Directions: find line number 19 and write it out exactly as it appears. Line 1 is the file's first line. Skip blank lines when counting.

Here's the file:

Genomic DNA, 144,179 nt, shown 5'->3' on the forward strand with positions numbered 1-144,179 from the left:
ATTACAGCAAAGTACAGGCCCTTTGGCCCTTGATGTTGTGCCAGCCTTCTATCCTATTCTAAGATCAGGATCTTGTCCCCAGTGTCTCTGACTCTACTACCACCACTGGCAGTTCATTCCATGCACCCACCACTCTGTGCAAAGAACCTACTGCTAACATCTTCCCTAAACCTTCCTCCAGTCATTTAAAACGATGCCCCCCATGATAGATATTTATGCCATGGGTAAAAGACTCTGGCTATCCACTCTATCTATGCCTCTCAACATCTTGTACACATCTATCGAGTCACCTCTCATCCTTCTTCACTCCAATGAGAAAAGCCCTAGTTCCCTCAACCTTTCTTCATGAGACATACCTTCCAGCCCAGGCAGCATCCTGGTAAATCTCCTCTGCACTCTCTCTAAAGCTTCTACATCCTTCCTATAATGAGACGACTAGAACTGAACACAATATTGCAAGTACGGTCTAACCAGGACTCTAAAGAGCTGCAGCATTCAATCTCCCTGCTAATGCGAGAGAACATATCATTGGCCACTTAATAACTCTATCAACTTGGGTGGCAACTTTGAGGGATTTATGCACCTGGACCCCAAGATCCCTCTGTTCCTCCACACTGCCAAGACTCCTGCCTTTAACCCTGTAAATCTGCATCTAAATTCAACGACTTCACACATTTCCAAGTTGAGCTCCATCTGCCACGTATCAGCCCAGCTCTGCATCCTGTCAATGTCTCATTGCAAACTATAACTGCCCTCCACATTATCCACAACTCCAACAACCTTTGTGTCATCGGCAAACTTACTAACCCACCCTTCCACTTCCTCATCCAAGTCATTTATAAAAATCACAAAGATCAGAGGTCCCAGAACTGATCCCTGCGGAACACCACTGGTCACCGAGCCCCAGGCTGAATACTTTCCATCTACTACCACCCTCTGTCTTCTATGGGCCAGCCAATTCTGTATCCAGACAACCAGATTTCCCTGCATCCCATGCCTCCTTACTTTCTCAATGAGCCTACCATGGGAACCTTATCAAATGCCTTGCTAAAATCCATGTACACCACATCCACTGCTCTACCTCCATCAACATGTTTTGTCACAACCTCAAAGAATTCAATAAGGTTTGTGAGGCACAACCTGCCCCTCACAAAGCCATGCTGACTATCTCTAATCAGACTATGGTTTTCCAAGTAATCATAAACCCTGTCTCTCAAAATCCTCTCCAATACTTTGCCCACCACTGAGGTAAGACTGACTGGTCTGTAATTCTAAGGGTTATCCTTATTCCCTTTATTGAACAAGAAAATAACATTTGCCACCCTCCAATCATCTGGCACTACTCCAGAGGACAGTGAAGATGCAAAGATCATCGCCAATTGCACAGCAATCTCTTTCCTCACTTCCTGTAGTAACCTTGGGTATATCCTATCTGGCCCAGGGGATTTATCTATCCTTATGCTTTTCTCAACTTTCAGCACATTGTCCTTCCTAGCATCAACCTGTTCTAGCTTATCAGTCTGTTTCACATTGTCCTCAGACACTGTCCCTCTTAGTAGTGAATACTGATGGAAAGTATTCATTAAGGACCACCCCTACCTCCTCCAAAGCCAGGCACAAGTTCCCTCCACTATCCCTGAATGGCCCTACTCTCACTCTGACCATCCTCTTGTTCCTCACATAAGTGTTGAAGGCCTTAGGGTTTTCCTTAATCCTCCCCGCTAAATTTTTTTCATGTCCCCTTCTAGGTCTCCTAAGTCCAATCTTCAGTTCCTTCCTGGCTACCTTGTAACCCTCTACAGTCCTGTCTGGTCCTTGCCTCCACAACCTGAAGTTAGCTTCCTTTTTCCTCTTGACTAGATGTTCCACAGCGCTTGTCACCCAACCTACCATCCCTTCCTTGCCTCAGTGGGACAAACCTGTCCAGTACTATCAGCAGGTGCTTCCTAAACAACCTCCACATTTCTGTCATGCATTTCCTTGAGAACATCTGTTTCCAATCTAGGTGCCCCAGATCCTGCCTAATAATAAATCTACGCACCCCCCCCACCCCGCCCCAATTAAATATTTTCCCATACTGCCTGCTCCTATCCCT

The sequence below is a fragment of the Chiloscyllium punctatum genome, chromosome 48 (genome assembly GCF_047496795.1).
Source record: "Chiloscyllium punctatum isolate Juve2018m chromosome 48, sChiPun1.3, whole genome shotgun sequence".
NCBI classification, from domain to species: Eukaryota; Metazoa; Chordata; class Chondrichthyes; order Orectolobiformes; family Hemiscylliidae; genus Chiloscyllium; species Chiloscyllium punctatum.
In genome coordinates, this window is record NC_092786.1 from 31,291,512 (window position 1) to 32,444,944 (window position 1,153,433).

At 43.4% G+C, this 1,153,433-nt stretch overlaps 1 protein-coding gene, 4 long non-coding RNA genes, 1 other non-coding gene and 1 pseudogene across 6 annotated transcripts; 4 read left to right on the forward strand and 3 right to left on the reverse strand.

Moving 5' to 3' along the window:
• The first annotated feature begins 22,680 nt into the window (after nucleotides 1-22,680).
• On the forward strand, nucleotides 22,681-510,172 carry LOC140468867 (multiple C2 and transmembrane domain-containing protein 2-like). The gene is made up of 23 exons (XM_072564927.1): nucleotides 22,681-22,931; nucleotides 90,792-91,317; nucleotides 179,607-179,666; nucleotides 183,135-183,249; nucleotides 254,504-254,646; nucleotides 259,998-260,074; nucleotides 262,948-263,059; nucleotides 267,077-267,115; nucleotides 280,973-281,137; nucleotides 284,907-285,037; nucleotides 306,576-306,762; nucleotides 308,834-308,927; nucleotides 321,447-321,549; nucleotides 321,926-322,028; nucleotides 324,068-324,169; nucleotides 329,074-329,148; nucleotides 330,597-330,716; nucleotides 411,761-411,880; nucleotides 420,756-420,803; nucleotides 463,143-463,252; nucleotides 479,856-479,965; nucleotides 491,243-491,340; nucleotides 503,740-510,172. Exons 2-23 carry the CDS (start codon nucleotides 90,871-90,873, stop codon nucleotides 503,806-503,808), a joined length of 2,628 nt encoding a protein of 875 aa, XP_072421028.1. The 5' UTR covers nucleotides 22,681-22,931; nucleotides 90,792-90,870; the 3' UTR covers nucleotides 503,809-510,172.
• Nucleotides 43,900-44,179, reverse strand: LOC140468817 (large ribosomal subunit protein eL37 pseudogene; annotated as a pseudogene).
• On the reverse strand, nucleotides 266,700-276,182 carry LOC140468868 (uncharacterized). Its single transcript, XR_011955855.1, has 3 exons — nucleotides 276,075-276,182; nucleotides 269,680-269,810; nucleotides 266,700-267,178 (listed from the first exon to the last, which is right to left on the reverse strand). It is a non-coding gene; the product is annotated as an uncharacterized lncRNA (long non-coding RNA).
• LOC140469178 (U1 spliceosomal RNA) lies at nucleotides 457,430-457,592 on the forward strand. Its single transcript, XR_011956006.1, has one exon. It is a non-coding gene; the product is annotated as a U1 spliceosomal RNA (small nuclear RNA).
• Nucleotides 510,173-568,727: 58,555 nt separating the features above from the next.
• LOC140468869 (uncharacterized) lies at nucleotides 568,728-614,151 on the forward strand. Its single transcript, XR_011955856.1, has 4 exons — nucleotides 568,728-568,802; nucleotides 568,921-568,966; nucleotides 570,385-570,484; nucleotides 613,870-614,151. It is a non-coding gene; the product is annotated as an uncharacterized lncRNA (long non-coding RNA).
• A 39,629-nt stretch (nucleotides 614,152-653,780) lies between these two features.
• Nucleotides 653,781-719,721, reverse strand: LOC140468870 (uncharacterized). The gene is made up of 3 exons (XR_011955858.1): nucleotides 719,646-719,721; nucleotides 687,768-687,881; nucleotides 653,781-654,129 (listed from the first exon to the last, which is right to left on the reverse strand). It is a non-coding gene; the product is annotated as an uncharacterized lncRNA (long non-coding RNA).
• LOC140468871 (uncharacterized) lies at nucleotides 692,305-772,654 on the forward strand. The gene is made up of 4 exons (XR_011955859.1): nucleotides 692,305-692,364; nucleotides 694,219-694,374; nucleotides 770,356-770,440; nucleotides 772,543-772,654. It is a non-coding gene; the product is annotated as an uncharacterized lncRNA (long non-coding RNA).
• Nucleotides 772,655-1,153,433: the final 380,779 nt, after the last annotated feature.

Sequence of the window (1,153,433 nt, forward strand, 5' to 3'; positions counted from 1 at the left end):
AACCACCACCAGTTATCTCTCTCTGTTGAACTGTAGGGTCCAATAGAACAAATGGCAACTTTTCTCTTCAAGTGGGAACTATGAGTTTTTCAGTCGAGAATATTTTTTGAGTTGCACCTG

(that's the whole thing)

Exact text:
• Nucleotides 772,655-1,153,433: the final 380,779 nt, after the last annotated feature.